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AustLII Research Seminars
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AustLII's fourth lunchtime Research Seminar will be presented by Graham Greenleaf, Professor of Law & Information Systems at UNSW and AustLII Co-Director, on the topic Reconsidering the meaning of 'free access to legal information'. Details of the Seminar Topic are below.
Date: Tuesday 7 August 2012
Time: 12:00 - 1:00
Venue: AustLII Offices, Level 12, Building 10, 235-253 Jones Street, Ultimo - see map
RSVP by Friday 3 August 2012 to Cathy Quigley Tel: 02 9514 4921 or Email: firstname.lastname@example.org
Please advise Cathy if you wish to be on the mailing list for future seminars.
|Topic:||Reconsidering the meaning of 'free access to legal information'|
|Speaker:||Graham Greenleaf, Professor of Law & Information Systems at UNSW and AustLII Co-Director|
|Duration:||The seminar lasts for an hour, including 20 minutes for discussion.|
Free online access to legal information is approaching maturity in some parts of the world, after two decades of development, but elsewhere is still in its early stages of development. Nowhere has it been realised fully, including in Australia. The main question asked in this paper is "what should 'free access' mean in relation to legal information in order for it to be fully effective?"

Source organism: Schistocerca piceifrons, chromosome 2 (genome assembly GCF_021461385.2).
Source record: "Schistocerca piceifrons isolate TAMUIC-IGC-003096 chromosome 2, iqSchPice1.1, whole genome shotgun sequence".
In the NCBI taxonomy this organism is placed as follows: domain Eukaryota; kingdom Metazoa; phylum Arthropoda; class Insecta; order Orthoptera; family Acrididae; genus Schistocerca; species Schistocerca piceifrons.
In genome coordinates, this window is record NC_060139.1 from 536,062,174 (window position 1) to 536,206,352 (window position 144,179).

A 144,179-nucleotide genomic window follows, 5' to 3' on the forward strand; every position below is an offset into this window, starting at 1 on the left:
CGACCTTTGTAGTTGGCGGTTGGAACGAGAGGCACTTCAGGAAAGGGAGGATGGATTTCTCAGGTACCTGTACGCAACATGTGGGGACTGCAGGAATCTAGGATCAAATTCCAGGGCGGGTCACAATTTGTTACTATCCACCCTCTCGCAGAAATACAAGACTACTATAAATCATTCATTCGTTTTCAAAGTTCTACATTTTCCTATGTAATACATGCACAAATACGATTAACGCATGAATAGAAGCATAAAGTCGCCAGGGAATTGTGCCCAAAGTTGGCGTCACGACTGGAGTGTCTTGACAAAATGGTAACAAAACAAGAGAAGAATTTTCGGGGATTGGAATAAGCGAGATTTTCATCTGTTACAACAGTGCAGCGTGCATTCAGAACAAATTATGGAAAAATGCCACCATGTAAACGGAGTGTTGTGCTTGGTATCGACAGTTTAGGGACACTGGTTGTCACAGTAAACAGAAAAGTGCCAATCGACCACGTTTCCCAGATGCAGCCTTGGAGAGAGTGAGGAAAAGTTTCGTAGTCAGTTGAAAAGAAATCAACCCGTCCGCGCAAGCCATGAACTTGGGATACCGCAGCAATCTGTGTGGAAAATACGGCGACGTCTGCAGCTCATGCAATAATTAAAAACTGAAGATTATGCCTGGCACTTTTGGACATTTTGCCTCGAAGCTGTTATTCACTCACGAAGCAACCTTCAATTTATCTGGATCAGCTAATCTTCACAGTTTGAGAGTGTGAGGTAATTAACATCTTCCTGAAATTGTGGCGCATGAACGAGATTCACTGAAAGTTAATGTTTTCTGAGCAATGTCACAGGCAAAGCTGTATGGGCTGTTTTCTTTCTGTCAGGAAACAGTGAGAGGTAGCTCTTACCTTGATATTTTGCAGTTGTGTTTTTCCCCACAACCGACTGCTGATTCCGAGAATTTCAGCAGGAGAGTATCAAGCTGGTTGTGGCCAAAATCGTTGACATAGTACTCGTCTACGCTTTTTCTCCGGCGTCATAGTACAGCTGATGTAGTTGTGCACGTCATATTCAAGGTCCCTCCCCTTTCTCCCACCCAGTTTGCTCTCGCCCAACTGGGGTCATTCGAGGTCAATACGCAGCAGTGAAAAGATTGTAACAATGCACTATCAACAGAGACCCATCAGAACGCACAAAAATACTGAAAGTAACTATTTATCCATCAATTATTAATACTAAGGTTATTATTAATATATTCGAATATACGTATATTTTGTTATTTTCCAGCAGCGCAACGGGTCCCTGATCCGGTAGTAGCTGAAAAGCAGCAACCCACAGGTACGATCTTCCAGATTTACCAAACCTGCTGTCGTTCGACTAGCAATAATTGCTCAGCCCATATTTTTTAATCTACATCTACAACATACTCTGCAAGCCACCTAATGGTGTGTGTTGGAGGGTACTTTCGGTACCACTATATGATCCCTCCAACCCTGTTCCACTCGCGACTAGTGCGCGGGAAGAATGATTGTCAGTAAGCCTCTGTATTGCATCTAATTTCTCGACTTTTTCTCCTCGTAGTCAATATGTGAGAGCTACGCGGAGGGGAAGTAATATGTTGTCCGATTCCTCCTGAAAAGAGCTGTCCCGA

The paper reviews previous answers to this question, and identifies twenty three principles necessary for a full understanding of 'free access to legal information', plus a further seven desirable principles. Many of the principles concern matters that are necessary to avoid monopolies in the publication of the core legal documents of a jurisdiction. Some areas where Australia does not fully realise these principles are identified, particularly in relation to 'authorised reports' and authoritative versions of legislation. As with software, it is pertinent to ask whether free access to law is 'free as in beer, or free as in speech?'
Finally, some consideration is given to what steps should be taken to most effectively realise a reformulated concept of 'free access to legal information', by legal information institutes, by States at the national level, and at the international level.